The University of the Pacific announced Thursday that it has received $125 million from the estate of a couple that agreed in 2007 to leave its assets to the California institution. The money left to Pacific by Robert and Jeannette Powell, a developer and interior designer, respectively, will create a fund that will support endowed professorships and chairs, an honors program, and the university's art collection, among other things.

October 18, 2013

In today’s Academic Minute, Gareth Russell of the New Jersey Institute of Technology reassesses the number of endangered tropical bird species. Learn more about the Academic Minute here.

October 18, 2013

Grambling State University football players boycotted practice for the second straight day on Thursday, prompting campus administrators to reassign the team's interim football coach to other duties within the athletics department and put an assistant coach in charge, the Monroe News-Star reported. Grambling players have been unhappy at the early season firing of the team's head coach, Doug Williams, a former Washington Redskins quarterback, and complained about 1,000-mile bus trips required for away games in recent weeks, and their frustrations boiled over Wednesday when they walked out of a meeting with university administrators and boycotted practice, USA Today reported.

October 18, 2013

Engineering programs at Kansas State and Oklahoma State Universities and the University of Oklahoma will benefit from a stock gift valued at more than $200 million, the institutions announced Thursday. The three universities' foundations have received privately held stock from Dolese Bros. Co., a construction materials company, and that the company will buy back $500,000 worth of the stock each year, with the goal of improving the engineering programs and increasing the number of graduates they produce. (Note: This article has been updated to correct the names of the institutions receiving the gift.)

October 17, 2013

A faculty grievance committee at the University of North Dakota has found that an assistant professor of French was unfairly denied tenure based on her alleged lack of collegiality, the Forum of Fargo/Moorhead reported. Sarah Mosher, who has been at the university since 2008, was denied tenure last year and received a terminal contract for this academic year. The University Senate’s Standing Committee on Faculty Rights reviewed Mosher’s case during 32 hours of hearings – which were open to the public, at her request – last month. The committee delivered its report to North Dakota President Robert Kelley this week, recommending that he take a “proactive stance to resolve the underlying departmental issues surrounding this grievance.” The committee also found that the Modern and Classical Languages and Literatures Department, which recommended against Mosher’s tenure, suffered from “discord, dysfunction, chaos and interpersonal conflict.”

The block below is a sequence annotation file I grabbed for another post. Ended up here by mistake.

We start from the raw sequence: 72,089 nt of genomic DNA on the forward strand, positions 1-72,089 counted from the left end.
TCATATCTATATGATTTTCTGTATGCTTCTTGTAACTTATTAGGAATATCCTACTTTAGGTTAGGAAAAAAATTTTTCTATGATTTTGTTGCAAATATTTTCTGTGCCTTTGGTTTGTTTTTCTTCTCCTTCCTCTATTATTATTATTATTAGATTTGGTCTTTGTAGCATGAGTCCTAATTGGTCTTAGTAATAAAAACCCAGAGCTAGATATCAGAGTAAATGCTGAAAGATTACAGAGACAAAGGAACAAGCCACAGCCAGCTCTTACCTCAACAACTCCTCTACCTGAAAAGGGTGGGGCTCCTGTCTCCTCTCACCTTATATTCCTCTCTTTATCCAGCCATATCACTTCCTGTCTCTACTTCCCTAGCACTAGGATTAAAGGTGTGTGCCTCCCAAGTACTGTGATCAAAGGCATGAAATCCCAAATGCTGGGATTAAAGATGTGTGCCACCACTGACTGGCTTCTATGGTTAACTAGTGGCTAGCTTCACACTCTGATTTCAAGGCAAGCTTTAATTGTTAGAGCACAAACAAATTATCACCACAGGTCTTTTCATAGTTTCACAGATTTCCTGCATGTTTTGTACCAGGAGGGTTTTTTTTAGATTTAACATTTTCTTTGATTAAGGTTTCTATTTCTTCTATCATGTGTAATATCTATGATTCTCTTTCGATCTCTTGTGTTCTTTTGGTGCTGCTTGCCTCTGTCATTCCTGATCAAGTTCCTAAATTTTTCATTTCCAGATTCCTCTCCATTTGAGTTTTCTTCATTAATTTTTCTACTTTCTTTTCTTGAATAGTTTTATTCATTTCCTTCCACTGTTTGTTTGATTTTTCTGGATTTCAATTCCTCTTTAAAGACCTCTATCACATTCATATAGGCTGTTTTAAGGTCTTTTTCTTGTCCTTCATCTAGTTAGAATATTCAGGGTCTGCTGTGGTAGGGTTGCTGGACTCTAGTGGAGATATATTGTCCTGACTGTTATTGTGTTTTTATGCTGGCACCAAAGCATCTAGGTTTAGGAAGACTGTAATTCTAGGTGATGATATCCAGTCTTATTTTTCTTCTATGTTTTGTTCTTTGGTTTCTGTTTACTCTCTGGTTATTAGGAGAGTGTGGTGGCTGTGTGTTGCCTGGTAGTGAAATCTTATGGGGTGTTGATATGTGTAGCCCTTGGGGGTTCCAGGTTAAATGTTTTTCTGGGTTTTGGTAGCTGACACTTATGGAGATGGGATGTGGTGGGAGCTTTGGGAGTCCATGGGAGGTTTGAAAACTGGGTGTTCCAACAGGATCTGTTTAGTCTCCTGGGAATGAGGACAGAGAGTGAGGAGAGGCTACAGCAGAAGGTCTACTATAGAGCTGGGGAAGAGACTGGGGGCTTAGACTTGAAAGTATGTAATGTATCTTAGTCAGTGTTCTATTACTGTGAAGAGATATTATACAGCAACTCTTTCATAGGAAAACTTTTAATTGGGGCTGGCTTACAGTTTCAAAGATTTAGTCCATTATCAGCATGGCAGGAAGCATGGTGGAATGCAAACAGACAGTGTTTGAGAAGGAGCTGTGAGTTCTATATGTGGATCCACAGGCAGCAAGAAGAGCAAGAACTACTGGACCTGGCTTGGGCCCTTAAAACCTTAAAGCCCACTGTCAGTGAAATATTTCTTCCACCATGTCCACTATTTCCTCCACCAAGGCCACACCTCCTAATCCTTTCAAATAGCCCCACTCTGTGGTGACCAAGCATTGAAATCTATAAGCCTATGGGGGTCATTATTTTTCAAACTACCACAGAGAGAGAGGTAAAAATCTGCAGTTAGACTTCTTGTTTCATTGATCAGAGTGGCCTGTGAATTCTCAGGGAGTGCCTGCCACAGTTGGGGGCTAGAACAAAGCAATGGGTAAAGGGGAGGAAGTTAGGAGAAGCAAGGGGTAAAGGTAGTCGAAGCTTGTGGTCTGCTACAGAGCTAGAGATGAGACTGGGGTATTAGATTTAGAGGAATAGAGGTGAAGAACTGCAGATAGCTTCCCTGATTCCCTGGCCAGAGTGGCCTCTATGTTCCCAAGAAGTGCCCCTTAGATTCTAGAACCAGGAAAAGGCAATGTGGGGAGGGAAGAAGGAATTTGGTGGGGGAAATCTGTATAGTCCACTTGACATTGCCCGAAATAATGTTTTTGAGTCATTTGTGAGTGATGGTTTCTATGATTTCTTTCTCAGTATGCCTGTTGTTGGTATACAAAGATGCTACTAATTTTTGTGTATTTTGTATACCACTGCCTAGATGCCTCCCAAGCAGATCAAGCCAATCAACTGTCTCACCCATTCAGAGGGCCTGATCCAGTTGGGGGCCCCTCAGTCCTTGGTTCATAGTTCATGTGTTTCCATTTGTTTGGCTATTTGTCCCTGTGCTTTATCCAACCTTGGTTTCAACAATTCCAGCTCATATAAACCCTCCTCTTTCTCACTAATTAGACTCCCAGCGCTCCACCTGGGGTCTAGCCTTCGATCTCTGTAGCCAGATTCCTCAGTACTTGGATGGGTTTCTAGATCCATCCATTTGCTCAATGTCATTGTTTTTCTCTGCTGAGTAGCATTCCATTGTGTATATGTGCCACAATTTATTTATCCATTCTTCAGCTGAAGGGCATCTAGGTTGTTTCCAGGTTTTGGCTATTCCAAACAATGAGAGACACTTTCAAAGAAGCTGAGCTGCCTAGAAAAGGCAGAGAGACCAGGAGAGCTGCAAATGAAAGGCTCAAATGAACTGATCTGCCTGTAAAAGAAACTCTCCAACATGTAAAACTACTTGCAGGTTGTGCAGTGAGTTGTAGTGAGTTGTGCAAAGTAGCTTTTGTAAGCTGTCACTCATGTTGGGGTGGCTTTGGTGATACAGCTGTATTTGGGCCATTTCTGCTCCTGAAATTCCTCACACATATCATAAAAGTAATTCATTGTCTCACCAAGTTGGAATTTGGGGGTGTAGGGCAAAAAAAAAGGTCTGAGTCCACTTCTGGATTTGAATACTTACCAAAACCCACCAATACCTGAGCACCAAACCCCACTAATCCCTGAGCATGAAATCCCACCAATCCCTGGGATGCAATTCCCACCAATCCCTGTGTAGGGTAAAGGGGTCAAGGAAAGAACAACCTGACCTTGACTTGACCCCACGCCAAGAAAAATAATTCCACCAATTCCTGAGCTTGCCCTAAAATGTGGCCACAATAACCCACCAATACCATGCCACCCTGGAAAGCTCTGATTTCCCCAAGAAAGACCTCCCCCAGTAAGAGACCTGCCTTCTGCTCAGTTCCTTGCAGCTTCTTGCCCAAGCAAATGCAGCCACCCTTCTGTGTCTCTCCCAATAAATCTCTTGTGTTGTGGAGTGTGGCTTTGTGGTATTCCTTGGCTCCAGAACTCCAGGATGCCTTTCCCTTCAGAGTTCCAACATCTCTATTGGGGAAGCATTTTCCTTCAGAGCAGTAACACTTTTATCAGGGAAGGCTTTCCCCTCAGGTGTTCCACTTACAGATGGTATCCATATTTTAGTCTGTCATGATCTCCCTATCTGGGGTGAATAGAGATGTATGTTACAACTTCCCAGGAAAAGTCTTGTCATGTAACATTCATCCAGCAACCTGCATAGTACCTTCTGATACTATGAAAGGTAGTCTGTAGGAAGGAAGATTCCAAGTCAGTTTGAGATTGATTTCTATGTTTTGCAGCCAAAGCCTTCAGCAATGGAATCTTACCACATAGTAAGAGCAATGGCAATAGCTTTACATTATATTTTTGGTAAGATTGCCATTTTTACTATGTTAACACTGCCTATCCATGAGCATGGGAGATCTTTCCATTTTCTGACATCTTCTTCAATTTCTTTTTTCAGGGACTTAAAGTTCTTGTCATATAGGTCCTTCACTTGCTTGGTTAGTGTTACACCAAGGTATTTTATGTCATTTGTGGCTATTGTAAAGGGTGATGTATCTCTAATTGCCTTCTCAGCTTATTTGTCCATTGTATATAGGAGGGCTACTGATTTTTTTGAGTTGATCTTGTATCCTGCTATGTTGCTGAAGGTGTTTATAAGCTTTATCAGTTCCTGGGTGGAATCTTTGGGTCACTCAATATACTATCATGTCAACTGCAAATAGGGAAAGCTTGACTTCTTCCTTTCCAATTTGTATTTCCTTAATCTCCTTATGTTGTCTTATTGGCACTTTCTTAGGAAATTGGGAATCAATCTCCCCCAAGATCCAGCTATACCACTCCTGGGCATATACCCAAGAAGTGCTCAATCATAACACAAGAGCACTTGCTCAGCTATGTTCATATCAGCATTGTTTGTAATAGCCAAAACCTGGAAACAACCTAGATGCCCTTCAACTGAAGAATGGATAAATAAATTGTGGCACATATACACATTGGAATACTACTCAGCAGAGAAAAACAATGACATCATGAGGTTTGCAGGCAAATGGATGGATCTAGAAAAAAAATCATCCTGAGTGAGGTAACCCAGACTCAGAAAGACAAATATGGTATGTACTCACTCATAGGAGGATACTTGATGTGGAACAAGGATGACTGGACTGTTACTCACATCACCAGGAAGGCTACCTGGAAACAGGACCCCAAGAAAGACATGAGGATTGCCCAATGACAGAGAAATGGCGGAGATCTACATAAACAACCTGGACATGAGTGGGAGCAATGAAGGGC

During hearings, witnesses said that she lacked collegiality by rolling her eyes at faculty meetings, slamming doors, being argumentative and competing for students, but performed well in the three areas required for tenure: teaching, scholarship and service. The committee found that collegiality was not an “implied” criterion, according to departmental and college policies, and that Mosher had not been intentionally disruptive to the department. Kelley has until Nov. 4 to decide whether to give Mosher another chance at applying for tenure, this time in accordance with college guidelines.

A university spokesman declined to comment on the matter, pending review by the president. Birgit Hans, the department chair, also declined to comment. Mosher could not immediately be reached for comment. Greg Scholtz, director of tenure, academic freedom and governance at the American Association of University Professors, said the organization historically opposes collegiality as a fourth tenure criterion, mainly due to the potential constraints it puts on academic freedom. It can encourage homogeneity and chill debate and discussion, AAUP says.